How Orthodox Jews Became Coronavirus Scapegoats

As Americans continue to debate the merits of various policies undertaken to confront the COVID-19 epidemic, Moshe Krakowski looks back on how journalists and even government officials sought to depict Ḥaredim as particularly dangerous vectors of disease:

In August of 2022, [the former chief medical adviser Anthony] Fauci singled out Ḥaredim as poster children for the loss of herd immunity: “when vaccinations get below that number you start to see outbreaks like we saw some time ago in the New Yor City area with ḥasidic Jewish people who were not getting vaccinated.” (This, despite the fact that measles vaccination rates in the ḥasidic community were shown to be 96 percent and other, non-Jewish, communities experienced measles outbreaks too.)

In November 2021, a Department of Health official confirmed in testimony to Attorney General Letitia James that Governor Andrew Coumo’s COVID-19 cluster zones had targeted Orthodox neighborhoods, even though other neighborhoods in the city met exactly the same COVID-positivity metrics.

Ḥaredim were routinely described as ignorant and clannish, and as engaging in mob behavior. Ḥaredi religious beliefs and values were mocked as unimportant. In April of 2020, [then-New York City Mayor Bill] de Blasio issued a special “message to the Jewish community” threatening that “the time for warnings has passed” and indicated that he would be dispatching the police to “arrest those who gather in large groups.” Jews were the only one of the city’s many ethnic groups whom de Blasio singled out for public condemnation.

We actually have very little clear or systematic data about how and why Ḥaredim responded to COVID-19—or how the virus responded in turn. There are strong reasons to believe the ḥasidic COVID-19 death rate was exactly the same as the rest of New York, despite the community suffering a massive surge of deaths in the very initial wave that kicked off the pandemic.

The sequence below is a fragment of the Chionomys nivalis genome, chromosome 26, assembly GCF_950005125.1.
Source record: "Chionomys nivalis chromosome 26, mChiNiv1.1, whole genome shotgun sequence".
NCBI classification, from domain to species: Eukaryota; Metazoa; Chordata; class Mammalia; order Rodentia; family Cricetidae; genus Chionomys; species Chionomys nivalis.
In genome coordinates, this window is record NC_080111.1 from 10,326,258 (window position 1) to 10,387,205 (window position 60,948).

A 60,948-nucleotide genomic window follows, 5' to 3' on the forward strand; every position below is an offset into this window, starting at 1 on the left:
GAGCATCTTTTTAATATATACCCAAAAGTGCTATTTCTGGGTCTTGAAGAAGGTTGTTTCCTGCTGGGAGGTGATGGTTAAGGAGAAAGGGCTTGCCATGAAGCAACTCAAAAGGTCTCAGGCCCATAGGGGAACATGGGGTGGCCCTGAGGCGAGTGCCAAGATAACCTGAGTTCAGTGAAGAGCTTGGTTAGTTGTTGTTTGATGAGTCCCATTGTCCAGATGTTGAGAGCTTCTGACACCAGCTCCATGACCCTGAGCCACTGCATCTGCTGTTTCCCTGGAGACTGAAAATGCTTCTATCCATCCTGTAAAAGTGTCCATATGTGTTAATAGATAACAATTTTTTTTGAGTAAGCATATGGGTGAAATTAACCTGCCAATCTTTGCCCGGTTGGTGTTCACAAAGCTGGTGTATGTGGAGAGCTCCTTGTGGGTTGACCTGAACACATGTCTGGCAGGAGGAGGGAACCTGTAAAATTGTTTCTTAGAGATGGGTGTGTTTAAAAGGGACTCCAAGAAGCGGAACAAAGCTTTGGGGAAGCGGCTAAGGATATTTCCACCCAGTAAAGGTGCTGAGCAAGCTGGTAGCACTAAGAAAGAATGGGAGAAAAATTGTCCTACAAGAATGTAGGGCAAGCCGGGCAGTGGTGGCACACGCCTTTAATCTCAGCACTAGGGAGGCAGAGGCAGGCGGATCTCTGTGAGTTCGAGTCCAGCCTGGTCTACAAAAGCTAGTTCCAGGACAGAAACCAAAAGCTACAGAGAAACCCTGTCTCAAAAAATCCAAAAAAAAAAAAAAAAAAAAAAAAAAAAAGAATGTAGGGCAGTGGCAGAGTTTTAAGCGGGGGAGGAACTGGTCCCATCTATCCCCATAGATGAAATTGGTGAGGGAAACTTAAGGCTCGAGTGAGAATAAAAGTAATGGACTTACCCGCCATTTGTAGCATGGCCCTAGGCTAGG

Read more at Tablet

More about: Andrew Cuomo, Anti-Semitism, Bill de Blasio, Coronavirus, Haredim

Hizballah Is Learning Israel’s Weak Spots

On Tuesday, a Hizballah drone attack injured three people in northern Israel. The next day, another attack, targeting an IDF base, injured eighteen people, six of them seriously, in Arab al-Amshe, also in the north. This second attack involved the simultaneous use of drones carrying explosives and guided antitank missiles. In both cases, the defensive systems that performed so successfully last weekend failed to stop the drones and missiles. Ron Ben-Yishai has a straightforward explanation as to why: the Lebanon-backed terrorist group is getting better at evading Israel defenses. He explains the three basis systems used to pilot these unmanned aircraft, and their practical effects:

These systems allow drones to act similarly to fighter jets, using “dead zones”—areas not visible to radar or other optical detection—to approach targets. They fly low initially, then ascend just before crashing and detonating on the target. The terrain of southern Lebanon is particularly conducive to such attacks.

But this requires skills that the terror group has honed over months of fighting against Israel. The latest attacks involved a large drone capable of carrying over 50 kg (110 lbs.) of explosives. The terrorists have likely analyzed Israel’s alert and interception systems, recognizing that shooting down their drones requires early detection to allow sufficient time for launching interceptors.

The IDF tries to detect any incoming drones on its radar, as it had done prior to the war. Despite Hizballah’s learning curve, the IDF’s technological edge offers an advantage. However, the military must recognize that any measure it takes is quickly observed and analyzed, and even the most effective defenses can be incomplete. The terrain near the Lebanon-Israel border continues to pose a challenge, necessitating technological solutions and significant financial investment.

Read more at Ynet

More about: Hizballah, Iron Dome, Israeli Security